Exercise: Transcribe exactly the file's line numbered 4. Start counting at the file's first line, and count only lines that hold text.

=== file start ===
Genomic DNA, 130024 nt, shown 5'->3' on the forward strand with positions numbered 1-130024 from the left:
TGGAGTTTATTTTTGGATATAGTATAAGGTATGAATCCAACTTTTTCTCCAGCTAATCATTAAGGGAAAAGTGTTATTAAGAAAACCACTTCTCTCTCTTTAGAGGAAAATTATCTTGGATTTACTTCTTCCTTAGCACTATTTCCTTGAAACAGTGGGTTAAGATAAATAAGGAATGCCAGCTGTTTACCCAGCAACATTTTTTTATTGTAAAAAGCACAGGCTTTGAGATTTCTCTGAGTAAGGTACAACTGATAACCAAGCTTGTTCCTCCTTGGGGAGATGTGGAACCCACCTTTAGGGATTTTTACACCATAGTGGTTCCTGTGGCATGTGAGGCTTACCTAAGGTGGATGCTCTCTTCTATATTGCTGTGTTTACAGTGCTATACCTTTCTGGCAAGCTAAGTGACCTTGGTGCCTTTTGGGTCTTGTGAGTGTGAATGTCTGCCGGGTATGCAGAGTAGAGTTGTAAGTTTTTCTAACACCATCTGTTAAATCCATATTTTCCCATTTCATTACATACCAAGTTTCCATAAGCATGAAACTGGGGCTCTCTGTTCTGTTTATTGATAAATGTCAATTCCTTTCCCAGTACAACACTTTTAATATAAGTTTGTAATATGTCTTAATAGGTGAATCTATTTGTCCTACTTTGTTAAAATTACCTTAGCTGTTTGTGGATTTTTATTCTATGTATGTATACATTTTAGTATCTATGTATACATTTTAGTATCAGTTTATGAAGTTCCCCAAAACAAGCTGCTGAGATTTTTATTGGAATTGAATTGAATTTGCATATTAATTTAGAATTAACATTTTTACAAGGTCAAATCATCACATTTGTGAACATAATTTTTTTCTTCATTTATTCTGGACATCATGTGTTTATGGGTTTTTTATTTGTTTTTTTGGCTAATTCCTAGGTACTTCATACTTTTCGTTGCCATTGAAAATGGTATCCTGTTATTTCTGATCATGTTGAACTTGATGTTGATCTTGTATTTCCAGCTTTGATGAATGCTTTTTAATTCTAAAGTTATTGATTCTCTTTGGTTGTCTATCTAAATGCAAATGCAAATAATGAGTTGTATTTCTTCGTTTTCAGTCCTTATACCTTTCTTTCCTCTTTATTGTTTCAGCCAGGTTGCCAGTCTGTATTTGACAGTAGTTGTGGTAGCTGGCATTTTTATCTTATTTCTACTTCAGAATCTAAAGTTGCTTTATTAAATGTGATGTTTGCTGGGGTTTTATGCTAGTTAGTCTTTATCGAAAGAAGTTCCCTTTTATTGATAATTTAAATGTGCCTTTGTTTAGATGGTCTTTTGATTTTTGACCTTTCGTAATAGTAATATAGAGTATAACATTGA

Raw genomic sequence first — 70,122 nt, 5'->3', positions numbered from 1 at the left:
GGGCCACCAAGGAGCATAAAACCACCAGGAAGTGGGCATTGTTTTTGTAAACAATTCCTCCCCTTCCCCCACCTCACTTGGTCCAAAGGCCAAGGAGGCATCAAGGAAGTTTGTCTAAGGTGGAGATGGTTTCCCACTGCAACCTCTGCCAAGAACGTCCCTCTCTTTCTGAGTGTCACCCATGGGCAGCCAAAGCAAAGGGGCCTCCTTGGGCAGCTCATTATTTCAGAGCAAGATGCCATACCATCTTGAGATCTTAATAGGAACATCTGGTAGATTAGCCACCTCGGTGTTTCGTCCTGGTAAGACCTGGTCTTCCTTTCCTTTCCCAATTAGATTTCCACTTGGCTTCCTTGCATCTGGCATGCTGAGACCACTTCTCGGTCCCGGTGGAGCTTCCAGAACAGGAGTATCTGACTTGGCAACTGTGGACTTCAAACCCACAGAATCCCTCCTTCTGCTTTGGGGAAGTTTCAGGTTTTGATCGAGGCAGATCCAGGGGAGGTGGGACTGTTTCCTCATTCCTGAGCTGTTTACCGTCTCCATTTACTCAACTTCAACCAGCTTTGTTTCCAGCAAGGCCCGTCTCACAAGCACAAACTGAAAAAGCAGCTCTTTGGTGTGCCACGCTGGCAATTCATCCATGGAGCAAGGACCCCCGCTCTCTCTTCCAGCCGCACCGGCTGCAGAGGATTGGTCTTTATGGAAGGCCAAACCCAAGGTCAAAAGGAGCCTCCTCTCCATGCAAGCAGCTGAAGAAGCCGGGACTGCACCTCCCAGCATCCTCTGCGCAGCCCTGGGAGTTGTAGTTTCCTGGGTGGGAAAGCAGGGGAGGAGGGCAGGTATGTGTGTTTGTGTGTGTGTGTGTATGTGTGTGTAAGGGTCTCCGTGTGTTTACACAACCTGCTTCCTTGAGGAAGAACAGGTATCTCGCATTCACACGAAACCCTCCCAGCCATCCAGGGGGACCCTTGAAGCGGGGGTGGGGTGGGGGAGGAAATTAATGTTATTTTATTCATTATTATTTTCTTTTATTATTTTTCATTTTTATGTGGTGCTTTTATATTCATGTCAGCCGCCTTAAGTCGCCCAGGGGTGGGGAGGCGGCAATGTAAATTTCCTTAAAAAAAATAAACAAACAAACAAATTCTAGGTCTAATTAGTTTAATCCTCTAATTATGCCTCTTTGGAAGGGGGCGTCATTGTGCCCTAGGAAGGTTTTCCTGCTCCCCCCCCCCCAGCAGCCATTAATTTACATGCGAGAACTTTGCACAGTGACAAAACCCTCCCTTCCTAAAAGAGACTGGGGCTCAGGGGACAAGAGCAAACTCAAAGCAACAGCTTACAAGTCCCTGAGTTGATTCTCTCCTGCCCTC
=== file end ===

GGGCCACCAAGGAGCATAAAACCACCAGGAAGTGGGCATTGTTTTTGTAAACAATTCCTCCCCTTCCCCCACCTCACTTGGTCCAAAGGCCAAGGAGGCATCAAGGAAGTTTGTCTAAGGTGGAGATGGTTTCCCACTGCAACCTCTGCCAAGAACGTCCCTCTCTTTCTGAGTGTCACCCATGGGCAGCCAAAGCAAAGGGGCCTCCTTGGGCAGCTCATTATTTCAGAGCAAGATGCCATACCATCTTGAGATCTTAATAGGAACATCTGGTAGATTAGCCACCTCGGTGTTTCGTCCTGGTAAGACCTGGTCTTCCTTTCCTTTCCCAATTAGATTTCCACTTGGCTTCCTTGCATCTGGCATGCTGAGACCACTTCTCGGTCCCGGTGGAGCTTCCAGAACAGGAGTATCTGACTTGGCAACTGTGGACTTCAAACCCACAGAATCCCTCCTTCTGCTTTGGGGAAGTTTCAGGTTTTGATCGAGGCAGATCCAGGGGAGGTGGGACTGTTTCCTCATTCCTGAGCTGTTTACCGTCTCCATTTACTCAACTTCAACCAGCTTTGTTTCCAGCAAGGCCCGTCTCACAAGCACAAACTGAAAAAGCAGCTCTTTGGTGTGCCACGCTGGCAATTCATCCATGGAGCAAGGACCCCCGCTCTCTCTTCCAGCCGCACCGGCTGCAGAGGATTGGTCTTTATGGAAGGCCAAACCCAAGGTCAAAAGGAGCCTCCTCTCCATGCAAGCAGCTGAAGAAGCCGGGACTGCACCTCCCAGCATCCTCTGCGCAGCCCTGGGAGTTGTAGTTTCCTGGGTGGGAAAGCAGGGGAGGAGGGCAGGTATGTGTGTTTGTGTGTGTGTGTGTATGTGTGTGTAAGGGTCTCCGTGTGTTTACACAACCTGCTTCCTTGAGGAAGAACAGGTATCTCGCATTCACACGAAACCCTCCCAGCCATCCAGGGGGACCCTTGAAGCGGGGGTGGGGTGGGGGAGGAAATTAATGTTATTTTATTCATTATTATTTTCTTTTATTATTTTTCATTTTTATGTGGTGCTTTTATATTCATGTCAGCCGCCTTAAGTCGCCCAGGGGTGGGGAGGCGGCAATGTAAATTTCCTTAAAAAAAATAAACAAACAAACAAATTCTAGGTCTAATTAGTTTAATCCTCTAATTATGCCTCTTTGGAAGGGGGCGTCATTGTGCCCTAGGAAGGTTTTCCTGCTCCCCCCCCCCCAGCAGCCATTAATTTACATGCGAGAACTTTGCACAGTGACAAAACCCTCCCTTCCTAAAAGAGACTGGGGCTCAGGGGACAAGAGCAAACTCAAAGCAACAGCTTACAAGTCCCTGAGTTGATTCTCTCCTGCCCTC